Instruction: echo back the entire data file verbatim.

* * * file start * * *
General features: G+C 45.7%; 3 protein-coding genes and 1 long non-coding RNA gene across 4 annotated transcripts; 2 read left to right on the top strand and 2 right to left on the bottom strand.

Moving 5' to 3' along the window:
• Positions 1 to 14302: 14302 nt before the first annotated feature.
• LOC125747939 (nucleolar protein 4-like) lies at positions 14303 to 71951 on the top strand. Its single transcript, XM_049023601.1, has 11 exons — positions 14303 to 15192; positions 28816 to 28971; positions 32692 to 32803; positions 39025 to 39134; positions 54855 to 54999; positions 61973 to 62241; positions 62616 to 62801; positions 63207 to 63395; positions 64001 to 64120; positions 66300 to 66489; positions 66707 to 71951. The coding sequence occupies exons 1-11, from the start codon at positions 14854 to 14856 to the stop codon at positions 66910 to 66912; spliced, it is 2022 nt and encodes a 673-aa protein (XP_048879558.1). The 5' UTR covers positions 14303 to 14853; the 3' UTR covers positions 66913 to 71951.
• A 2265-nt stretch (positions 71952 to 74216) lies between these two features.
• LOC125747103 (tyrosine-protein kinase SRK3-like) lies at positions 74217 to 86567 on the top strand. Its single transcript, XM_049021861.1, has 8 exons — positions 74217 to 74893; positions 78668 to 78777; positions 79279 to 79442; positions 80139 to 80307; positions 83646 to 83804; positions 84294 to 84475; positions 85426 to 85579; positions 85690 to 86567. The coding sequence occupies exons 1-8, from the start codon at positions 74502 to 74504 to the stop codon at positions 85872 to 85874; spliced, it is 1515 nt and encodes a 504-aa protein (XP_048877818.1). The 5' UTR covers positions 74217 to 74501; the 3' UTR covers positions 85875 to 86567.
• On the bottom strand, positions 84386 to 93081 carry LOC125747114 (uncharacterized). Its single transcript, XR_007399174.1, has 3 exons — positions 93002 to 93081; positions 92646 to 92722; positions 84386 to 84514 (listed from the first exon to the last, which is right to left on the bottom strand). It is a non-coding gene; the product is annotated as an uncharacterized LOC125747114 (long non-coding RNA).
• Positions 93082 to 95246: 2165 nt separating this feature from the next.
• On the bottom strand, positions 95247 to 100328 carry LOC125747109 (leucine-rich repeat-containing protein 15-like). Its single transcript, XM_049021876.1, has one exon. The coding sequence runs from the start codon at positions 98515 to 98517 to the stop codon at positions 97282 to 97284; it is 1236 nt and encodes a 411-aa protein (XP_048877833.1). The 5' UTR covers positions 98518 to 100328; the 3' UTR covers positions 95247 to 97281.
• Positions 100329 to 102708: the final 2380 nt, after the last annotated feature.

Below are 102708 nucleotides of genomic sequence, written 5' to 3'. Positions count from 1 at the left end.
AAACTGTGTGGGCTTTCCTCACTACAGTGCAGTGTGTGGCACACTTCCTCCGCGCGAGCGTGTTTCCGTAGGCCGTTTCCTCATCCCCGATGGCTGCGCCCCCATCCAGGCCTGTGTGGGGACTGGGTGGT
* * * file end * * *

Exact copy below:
General features: G+C 45.7%; 3 protein-coding genes and 1 long non-coding RNA gene across 4 annotated transcripts; 2 read left to right on the top strand and 2 right to left on the bottom strand.

Moving 5' to 3' along the window:
• Positions 1 to 14302: 14302 nt before the first annotated feature.
• LOC125747939 (nucleolar protein 4-like) lies at positions 14303 to 71951 on the top strand. Its single transcript, XM_049023601.1, has 11 exons — positions 14303 to 15192; positions 28816 to 28971; positions 32692 to 32803; positions 39025 to 39134; positions 54855 to 54999; positions 61973 to 62241; positions 62616 to 62801; positions 63207 to 63395; positions 64001 to 64120; positions 66300 to 66489; positions 66707 to 71951. The coding sequence occupies exons 1-11, from the start codon at positions 14854 to 14856 to the stop codon at positions 66910 to 66912; spliced, it is 2022 nt and encodes a 673-aa protein (XP_048879558.1). The 5' UTR covers positions 14303 to 14853; the 3' UTR covers positions 66913 to 71951.
• A 2265-nt stretch (positions 71952 to 74216) lies between these two features.
• LOC125747103 (tyrosine-protein kinase SRK3-like) lies at positions 74217 to 86567 on the top strand. Its single transcript, XM_049021861.1, has 8 exons — positions 74217 to 74893; positions 78668 to 78777; positions 79279 to 79442; positions 80139 to 80307; positions 83646 to 83804; positions 84294 to 84475; positions 85426 to 85579; positions 85690 to 86567. The coding sequence occupies exons 1-8, from the start codon at positions 74502 to 74504 to the stop codon at positions 85872 to 85874; spliced, it is 1515 nt and encodes a 504-aa protein (XP_048877818.1). The 5' UTR covers positions 74217 to 74501; the 3' UTR covers positions 85875 to 86567.
• On the bottom strand, positions 84386 to 93081 carry LOC125747114 (uncharacterized). Its single transcript, XR_007399174.1, has 3 exons — positions 93002 to 93081; positions 92646 to 92722; positions 84386 to 84514 (listed from the first exon to the last, which is right to left on the bottom strand). It is a non-coding gene; the product is annotated as an uncharacterized LOC125747114 (long non-coding RNA).
• Positions 93082 to 95246: 2165 nt separating this feature from the next.
• On the bottom strand, positions 95247 to 100328 carry LOC125747109 (leucine-rich repeat-containing protein 15-like). Its single transcript, XM_049021876.1, has one exon. The coding sequence runs from the start codon at positions 98515 to 98517 to the stop codon at positions 97282 to 97284; it is 1236 nt and encodes a 411-aa protein (XP_048877833.1). The 5' UTR covers positions 98518 to 100328; the 3' UTR covers positions 95247 to 97281.
• Positions 100329 to 102708: the final 2380 nt, after the last annotated feature.

Below are 102708 nucleotides of genomic sequence, written 5' to 3'. Positions count from 1 at the left end.
AAACTGTGTGGGCTTTCCTCACTACAGTGCAGTGTGTGGCACACTTCCTCCGCGCGAGCGTGTTTCCGTAGGCCGTTTCCTCATCCCCGATGGCTGCGCCCCCATCCAGGCCTGTGTGGGGACTGGGTGGT